Reopening Swiss cases: PPP unlikely to budge on immunity question

Allies undecided about supporting PPP’s viewpoint in the apex court.


Irfan Ghauri January 17, 2012

ISLAMABAD:


While the Pakistan Peoples Party-led government insists that President Asif Ali Zardari is immune to criminal prosecution, its political allies appear to be in two minds on the issue.


The government is required to reopen graft cases in Swiss courts against President Zardari in pursuance of the apex court verdict on the defunct National Reconciliation Ordinance.

Apparently, the PPP is reluctant to budge on its interpretation of constitutional immunity for President Zardari – much to the annoyance of an increasingly assertive judiciary.

On a manic Monday, senior PPP leaders joined their heads to discuss, what Presidential spokesperson Farhatullah Babar called, “ways and means to overcome the challenges faced by the party and its government.”

“The meeting said the party will stand behind the prime minister in adopting a stance (in the Supreme Court) that is correct, respectful and constitutional,” Babar said in a statement without elaborating.

But insiders say the prime minister will elaborate the actions taken by the government in compliance of the Supreme Court verdict, thus far. “He will highlight the steps taken by the government in strengthening democracy, including 18th Amendment, but reiterate that the president enjoys immunity,” said an insider privy to the meeting of the core committee jointly co-chaired by Prime Minister Yousaf Raza Gilani and President Zardari.

“This is their stance … (that the president enjoys immunity) and the prime minister will try to corroborate it saying that they do not feel any necessity to get it interpreted from anywhere since for them this is an established fact,” said a PML-Q member who attended an earlier meeting of PPP’s coalition partners.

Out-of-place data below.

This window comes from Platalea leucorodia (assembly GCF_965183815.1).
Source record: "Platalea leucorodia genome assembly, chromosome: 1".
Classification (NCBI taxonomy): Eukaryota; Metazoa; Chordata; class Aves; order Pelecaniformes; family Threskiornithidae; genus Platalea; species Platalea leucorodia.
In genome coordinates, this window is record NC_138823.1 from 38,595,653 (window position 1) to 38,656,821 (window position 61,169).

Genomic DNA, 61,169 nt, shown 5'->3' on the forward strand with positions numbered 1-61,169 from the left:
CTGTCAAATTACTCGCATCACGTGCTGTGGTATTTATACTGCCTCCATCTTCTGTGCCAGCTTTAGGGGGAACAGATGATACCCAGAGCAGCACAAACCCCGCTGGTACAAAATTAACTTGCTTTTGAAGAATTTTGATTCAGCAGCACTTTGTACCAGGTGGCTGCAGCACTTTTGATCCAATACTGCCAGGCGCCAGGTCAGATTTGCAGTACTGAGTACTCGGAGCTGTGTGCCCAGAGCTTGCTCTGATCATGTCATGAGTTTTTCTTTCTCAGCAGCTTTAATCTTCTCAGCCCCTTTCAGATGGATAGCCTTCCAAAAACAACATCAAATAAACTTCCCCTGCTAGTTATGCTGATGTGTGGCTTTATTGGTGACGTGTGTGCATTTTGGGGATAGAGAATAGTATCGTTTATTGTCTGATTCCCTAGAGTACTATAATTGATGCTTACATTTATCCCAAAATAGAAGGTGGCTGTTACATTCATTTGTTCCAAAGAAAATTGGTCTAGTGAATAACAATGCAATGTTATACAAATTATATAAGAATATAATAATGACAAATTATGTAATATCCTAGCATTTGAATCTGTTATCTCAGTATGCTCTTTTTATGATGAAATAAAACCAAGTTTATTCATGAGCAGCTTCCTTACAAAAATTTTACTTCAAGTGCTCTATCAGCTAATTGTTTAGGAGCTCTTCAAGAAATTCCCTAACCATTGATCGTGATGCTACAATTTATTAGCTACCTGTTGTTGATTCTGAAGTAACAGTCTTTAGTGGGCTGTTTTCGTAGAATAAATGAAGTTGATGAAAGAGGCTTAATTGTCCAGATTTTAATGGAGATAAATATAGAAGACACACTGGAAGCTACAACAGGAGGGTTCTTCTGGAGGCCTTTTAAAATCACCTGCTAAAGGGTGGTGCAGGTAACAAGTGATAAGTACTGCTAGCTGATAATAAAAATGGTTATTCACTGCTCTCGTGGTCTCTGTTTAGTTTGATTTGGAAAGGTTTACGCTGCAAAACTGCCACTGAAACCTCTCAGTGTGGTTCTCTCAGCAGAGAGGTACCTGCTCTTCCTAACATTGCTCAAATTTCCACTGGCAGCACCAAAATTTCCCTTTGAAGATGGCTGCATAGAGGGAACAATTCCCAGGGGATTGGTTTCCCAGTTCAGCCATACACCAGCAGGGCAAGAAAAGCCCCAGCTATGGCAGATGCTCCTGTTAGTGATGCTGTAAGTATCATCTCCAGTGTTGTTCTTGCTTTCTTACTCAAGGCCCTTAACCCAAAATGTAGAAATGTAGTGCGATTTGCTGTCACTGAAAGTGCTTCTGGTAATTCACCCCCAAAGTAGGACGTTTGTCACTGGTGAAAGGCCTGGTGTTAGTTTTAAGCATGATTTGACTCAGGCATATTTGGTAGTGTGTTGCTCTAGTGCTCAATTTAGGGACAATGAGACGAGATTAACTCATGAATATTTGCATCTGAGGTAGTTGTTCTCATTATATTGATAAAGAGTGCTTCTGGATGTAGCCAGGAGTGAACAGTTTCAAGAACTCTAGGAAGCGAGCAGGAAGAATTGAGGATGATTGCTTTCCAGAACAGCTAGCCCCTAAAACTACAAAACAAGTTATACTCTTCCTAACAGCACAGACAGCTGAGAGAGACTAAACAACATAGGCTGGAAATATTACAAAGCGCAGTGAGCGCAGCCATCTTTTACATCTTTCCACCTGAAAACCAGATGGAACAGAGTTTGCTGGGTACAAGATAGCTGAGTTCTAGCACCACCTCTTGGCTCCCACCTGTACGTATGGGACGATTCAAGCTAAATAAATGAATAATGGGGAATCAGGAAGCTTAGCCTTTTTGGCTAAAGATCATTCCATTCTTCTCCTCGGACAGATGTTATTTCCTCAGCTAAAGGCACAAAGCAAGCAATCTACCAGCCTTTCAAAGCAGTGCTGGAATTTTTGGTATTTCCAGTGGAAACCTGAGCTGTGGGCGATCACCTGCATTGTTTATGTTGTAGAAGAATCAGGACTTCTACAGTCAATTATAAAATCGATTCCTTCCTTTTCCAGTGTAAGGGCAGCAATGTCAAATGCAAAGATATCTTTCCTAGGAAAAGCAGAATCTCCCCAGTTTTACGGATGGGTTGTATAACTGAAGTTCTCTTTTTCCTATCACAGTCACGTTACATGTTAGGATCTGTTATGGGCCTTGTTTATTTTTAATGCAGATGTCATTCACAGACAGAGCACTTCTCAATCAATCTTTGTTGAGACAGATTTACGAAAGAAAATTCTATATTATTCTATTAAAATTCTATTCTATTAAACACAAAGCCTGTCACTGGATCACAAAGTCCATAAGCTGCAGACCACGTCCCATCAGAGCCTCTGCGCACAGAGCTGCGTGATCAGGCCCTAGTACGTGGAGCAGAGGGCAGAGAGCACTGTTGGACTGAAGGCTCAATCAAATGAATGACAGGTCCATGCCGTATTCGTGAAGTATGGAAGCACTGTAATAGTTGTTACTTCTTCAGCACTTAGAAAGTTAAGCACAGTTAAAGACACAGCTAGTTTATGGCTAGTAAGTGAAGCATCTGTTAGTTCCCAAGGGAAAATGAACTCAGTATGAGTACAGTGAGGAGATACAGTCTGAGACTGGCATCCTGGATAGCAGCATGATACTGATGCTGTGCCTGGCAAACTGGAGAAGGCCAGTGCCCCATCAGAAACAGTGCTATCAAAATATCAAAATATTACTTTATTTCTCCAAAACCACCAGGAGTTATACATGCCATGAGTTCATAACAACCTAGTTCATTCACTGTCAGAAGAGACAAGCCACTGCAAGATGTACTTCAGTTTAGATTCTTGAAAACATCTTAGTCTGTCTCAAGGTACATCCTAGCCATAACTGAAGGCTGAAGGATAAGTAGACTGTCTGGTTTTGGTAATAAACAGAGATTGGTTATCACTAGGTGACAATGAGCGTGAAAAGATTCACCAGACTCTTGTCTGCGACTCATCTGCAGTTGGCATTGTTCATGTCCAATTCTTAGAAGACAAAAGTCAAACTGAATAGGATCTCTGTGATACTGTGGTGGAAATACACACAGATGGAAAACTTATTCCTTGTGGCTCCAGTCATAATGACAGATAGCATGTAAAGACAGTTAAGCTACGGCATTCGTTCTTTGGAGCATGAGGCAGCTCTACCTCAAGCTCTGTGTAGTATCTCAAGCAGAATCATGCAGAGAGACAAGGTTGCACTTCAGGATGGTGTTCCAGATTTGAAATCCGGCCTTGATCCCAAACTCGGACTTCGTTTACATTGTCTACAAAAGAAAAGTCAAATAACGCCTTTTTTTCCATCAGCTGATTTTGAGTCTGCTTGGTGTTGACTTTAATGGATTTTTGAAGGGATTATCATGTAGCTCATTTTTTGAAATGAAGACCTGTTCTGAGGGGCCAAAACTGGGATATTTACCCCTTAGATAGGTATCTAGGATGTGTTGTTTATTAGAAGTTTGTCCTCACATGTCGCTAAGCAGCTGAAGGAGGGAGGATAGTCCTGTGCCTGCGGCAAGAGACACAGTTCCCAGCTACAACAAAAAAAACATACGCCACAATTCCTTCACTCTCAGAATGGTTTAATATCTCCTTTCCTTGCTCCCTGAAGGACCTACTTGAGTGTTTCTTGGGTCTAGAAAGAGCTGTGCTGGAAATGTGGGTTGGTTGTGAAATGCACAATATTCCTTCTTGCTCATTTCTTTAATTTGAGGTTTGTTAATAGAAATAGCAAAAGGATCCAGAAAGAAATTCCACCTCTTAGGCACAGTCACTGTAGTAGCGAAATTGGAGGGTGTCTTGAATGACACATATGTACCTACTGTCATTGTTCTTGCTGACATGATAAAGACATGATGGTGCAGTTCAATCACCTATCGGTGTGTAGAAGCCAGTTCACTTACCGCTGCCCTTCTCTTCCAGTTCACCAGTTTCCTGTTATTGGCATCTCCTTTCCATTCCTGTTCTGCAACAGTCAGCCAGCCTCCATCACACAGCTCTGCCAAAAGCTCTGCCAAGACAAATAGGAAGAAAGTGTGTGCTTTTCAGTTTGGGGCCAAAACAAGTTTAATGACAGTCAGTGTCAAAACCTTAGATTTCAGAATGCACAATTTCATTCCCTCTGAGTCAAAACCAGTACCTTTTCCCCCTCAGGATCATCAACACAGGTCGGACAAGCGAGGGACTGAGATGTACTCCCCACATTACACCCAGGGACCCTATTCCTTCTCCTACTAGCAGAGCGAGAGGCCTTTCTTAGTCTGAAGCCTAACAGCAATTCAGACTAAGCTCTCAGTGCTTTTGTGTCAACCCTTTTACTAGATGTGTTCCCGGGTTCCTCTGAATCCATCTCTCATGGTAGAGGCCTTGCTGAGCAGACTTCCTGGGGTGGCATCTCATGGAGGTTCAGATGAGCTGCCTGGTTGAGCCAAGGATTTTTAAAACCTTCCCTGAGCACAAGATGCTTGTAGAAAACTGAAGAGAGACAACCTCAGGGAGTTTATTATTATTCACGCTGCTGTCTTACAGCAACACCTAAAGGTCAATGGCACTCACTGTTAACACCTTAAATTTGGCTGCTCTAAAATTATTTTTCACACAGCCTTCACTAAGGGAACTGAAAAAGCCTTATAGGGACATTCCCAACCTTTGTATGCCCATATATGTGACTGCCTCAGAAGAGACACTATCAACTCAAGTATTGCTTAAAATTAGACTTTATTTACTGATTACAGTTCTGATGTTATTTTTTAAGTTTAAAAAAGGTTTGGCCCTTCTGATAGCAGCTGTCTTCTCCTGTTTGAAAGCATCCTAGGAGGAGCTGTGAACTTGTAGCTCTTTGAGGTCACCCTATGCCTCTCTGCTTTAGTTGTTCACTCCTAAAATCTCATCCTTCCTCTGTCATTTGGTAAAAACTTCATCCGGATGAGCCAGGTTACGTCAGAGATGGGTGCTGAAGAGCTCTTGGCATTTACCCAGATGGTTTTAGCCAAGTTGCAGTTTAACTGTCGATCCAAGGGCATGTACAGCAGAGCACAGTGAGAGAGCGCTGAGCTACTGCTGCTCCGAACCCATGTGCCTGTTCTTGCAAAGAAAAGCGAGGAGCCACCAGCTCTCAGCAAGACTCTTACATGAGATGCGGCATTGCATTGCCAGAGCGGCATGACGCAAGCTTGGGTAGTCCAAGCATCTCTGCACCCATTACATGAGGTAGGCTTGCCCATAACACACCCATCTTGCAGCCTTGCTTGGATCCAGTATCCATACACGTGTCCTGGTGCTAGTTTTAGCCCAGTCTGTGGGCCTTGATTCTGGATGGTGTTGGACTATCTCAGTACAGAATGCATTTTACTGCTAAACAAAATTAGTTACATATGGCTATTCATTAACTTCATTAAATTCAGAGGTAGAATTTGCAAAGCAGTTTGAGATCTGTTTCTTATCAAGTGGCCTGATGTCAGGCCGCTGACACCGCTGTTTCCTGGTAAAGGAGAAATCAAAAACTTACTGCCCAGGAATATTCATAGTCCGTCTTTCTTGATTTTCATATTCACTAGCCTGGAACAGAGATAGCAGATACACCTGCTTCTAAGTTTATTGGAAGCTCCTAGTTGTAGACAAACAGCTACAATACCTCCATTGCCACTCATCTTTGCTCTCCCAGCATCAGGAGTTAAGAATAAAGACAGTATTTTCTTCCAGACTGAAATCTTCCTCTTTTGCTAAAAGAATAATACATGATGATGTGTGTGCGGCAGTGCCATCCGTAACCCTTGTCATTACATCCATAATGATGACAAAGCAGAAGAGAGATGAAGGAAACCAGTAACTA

However, he said, the PPP could not plead its case properly. “I think, now the time is over for them. They could have contested their case successfully,” he said.

Seeking allies support

Sources said that the PPP would hold more meetings with its allies to win their support for the stance it would be adopting in the apex court in the coming days.

On the other hand, PPP’s legal team has been assigned to study all aspects of the court order.

The PPP claims that all its allies have assured that they would accompany the prime minister when he appears before the court on Thursday.

But sources say that the main coalition partners – PML-Q and MQM – are still undecided. They are waiting for the government to come out with its plan of action before making up their mind.

“We do not want a public gathering there … We support the system and want it to continue. This is the bottom-line,” PML-Q spokesperson Kamil Ali Aga told The Express Tribune.

He said a one-line statement can resolve the standoff - that the government will comply with the court orders in letter and spirit.

PML-Q chief Chaudhry Pervaiz Elahi has also refused to promise unconditional support to the PPP in the Supreme Court and advocated that the government should avoid confrontation and resolve the issues through negotiations.

Though the MQM verbally supports the government, PPP insiders believe they can change its stance any time.  When asked if MQM would support the PPP in the court, Babar Ghouri said his party would not support any confrontation.

Babar Awan castigated

In the meeting of coalition partners, sources said, former law minister Babar Awan tried to explain legal aspects of the court order but was interrupted by PPP members.

“We have been hearing you for the last four years. It is because of people like you that we are facing this situation today,” Begum Nasim Chaudhry, who heads the standing committee on law and justice, was quoted as telling Awan during the meeting.

Published in The Express Tribune, January 17th, 2012.

COMMENTS (6)

Parvez | 9 years ago | Reply

@Pakistani: The author BB puts forwards an argument quoting from the Holy Quran and quoting from Muadh ibn Jabal and comes to a conclusion that the ruler is not exempt from punishment or impeachment when his actions are examined in a legitimate judicial process. To be more clear on this, as I may have missed something, suggest read page 73 or better still read the full chapter or even the book is it makes for very good reading.

Pakistani | 9 years ago | Reply

@Parvez: Could you elaborate please?

Thanks

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